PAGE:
INDIGENOUS AND EMERGING ADAPTIVE AGRICULTURAL TECHNOLOGIES TO CLIMATE CHANGE IN THE NIGER DELTA REGION OF NIGERIA

ABSTRACT

The study ascertained indigenous and emerging adaptive agricultural technologiesto climate change in the Niger Delta region of Nigeria. Data were collected from 400respondents through the use of semi structured interview schedule using a multi stagerandom sampling technique. The collected data were analyzed using percentages, meanscore, and factor analysis. The findings revealed that majority (89.8%) of the respondentswere aware of climate change though only 9.0% of them knew of climate change to agreat extent; it was found that majority (94.8%) of the respondents had knowledge ofclimate change effects on their farming activities. The findings also showed thatrespondents sourced information on climate change from radio/television (61.0%),newspaper (44.0%) and friends (43.8%). The major perceived causes of climate changeby the respondents were burning of fossil fuel (M=4.19), gas flaring from oil companies(M =4.03), high temperature due to ozone layer depletion (M =3.99) and gases released

from industries (M =3.92).

The result also showed that bush burning, cutting down oftrees, cooking with firewood, crude oil spillage further causes of climate change. Themajor perceived effects of climate change on farming activities included: low rainfallintensity (M =3.34), late onset of rains (M = 3.36), heat from high temperature (M=3.29), high rate of weed growth (M =3.00), poor crop yield (M =2.98), and decrease insoil moisture (M =2.95). Findings further showed that about 24% of the respondents hadcontact with extension workers in the last one year.The mean distribution on available extension activities on climate changerevealed that there were limited activities on climate change issues in the study area. It

was further revealed that organic manure (72.0%), cover cropping (71.8%),ABSTRACTThe study ascertained indigenous and emerging adaptive agricultural technologiesto climate change in the Niger Delta region of Nigeria. Data were collected from 400respondents through the use of semi structured interview schedule using a multi stagerandom sampling technique. The collected data were analyzed using percentages, meanscore, and factor analysis. The findings revealed that majority (89.8%) of the respondentswere aware of climate change though only 9.0% of them knew of climate change to agreat extent; it was found that majority (94.8%) of the respondents had knowledge ofclimate change effects on their farming activities. The findings also showed thatrespondents sourced information on climate change from radio/television (61.0%),newspaper (44.0%) and friends (43.8%). The major perceived causes of climate changeby the respondents were burning of fossil fuel (M=4.19), gas flaring from oil companies(M =4.03), high temperature due to ozone layer depletion (M =3.99) and gases released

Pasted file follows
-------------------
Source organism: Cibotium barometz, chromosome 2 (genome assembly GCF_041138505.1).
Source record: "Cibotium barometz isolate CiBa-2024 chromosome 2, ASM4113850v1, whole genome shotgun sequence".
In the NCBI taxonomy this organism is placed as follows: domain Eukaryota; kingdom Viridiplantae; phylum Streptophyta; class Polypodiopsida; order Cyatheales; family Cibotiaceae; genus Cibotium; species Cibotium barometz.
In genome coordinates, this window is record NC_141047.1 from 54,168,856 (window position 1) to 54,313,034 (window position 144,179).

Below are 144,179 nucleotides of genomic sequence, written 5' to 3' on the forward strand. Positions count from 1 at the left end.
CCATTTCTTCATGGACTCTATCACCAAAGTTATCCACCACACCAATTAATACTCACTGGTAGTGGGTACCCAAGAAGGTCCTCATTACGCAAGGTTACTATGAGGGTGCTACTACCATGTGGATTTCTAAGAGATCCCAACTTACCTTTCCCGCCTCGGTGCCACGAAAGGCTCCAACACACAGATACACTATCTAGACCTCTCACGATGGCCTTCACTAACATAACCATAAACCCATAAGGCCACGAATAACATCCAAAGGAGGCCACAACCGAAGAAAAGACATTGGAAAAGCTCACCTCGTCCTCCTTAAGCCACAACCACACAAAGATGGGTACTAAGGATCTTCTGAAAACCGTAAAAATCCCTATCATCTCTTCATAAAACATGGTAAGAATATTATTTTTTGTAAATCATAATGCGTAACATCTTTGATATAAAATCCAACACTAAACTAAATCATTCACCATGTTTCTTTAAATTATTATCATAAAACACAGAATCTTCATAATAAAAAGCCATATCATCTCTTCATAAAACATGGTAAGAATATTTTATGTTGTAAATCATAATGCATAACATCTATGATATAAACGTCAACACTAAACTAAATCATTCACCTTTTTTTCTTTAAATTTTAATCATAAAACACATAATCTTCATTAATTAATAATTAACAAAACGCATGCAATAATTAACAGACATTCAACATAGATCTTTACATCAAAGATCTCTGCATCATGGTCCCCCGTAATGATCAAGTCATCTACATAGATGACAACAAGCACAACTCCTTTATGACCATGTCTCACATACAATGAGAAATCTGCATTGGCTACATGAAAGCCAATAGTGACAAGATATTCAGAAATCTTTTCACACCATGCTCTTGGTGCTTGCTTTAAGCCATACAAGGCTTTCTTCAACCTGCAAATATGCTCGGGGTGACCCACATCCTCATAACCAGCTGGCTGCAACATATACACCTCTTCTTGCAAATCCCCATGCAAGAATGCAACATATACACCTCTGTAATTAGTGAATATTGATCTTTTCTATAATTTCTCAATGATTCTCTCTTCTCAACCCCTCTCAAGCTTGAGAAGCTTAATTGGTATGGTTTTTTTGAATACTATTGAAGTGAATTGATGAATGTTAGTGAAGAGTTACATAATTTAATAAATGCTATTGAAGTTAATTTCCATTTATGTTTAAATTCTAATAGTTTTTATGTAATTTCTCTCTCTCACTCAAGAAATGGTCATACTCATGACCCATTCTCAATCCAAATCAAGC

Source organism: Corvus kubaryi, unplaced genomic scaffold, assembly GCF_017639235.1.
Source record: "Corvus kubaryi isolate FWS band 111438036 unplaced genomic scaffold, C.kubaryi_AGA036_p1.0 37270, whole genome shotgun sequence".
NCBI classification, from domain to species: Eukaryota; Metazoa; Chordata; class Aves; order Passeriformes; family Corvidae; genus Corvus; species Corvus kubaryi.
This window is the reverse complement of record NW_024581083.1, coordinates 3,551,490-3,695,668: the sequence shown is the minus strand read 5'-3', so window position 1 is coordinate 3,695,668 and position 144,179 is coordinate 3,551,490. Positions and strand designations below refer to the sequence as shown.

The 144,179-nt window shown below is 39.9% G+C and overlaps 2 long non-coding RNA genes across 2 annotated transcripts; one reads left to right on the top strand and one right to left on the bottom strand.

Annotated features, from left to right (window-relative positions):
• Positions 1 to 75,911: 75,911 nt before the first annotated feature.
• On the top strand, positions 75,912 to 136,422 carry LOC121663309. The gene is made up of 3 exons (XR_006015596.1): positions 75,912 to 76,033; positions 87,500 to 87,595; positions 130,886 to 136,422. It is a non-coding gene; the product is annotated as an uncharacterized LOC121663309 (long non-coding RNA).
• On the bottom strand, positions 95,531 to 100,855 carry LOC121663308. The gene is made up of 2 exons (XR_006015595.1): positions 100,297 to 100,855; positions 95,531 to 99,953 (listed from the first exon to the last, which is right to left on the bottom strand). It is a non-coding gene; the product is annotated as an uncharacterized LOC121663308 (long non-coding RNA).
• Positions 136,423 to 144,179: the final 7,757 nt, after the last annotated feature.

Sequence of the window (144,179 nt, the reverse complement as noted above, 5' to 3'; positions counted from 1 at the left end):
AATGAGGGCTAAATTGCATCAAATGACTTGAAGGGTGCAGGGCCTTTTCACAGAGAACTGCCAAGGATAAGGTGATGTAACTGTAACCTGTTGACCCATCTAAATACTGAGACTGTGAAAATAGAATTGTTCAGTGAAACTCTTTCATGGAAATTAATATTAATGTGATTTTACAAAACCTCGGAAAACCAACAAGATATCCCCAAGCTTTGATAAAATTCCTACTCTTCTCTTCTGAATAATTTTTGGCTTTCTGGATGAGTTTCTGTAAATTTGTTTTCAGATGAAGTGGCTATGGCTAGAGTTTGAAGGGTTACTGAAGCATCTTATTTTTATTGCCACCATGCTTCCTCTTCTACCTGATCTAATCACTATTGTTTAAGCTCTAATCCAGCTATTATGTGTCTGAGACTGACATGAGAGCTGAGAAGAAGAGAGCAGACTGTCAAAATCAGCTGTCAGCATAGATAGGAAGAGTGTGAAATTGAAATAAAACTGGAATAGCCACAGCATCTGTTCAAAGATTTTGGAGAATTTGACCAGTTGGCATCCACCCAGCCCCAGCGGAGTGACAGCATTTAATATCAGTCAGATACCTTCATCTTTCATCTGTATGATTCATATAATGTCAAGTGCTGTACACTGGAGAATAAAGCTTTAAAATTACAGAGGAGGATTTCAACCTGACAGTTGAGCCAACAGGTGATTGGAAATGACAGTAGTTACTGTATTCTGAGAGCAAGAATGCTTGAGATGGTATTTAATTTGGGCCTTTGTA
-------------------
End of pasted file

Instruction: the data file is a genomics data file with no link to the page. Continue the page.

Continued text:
from industries (M =3.92).

The result also showed that bush burning, cutting down oftrees, cooking with firewood, crude oil spillage further causes of climate change. Themajor perceived effects of climate change on farming activities included: low rainfallintensity (M =3.34), late onset of rains (M = 3.36), heat from high temperature (M=3.29), high rate of weed growth (M =3.00), poor crop yield (M =2.98), and decrease insoil moisture (M =2.95). Findings further showed that about 24% of the respondents hadcontact with extension workers in the last one year.The mean distribution on available extension activities on climate changerevealed that there were limited activities on climate change issues in the study area. It

was further revealed that organic manure (72.0%), cover cropping (71.8%),

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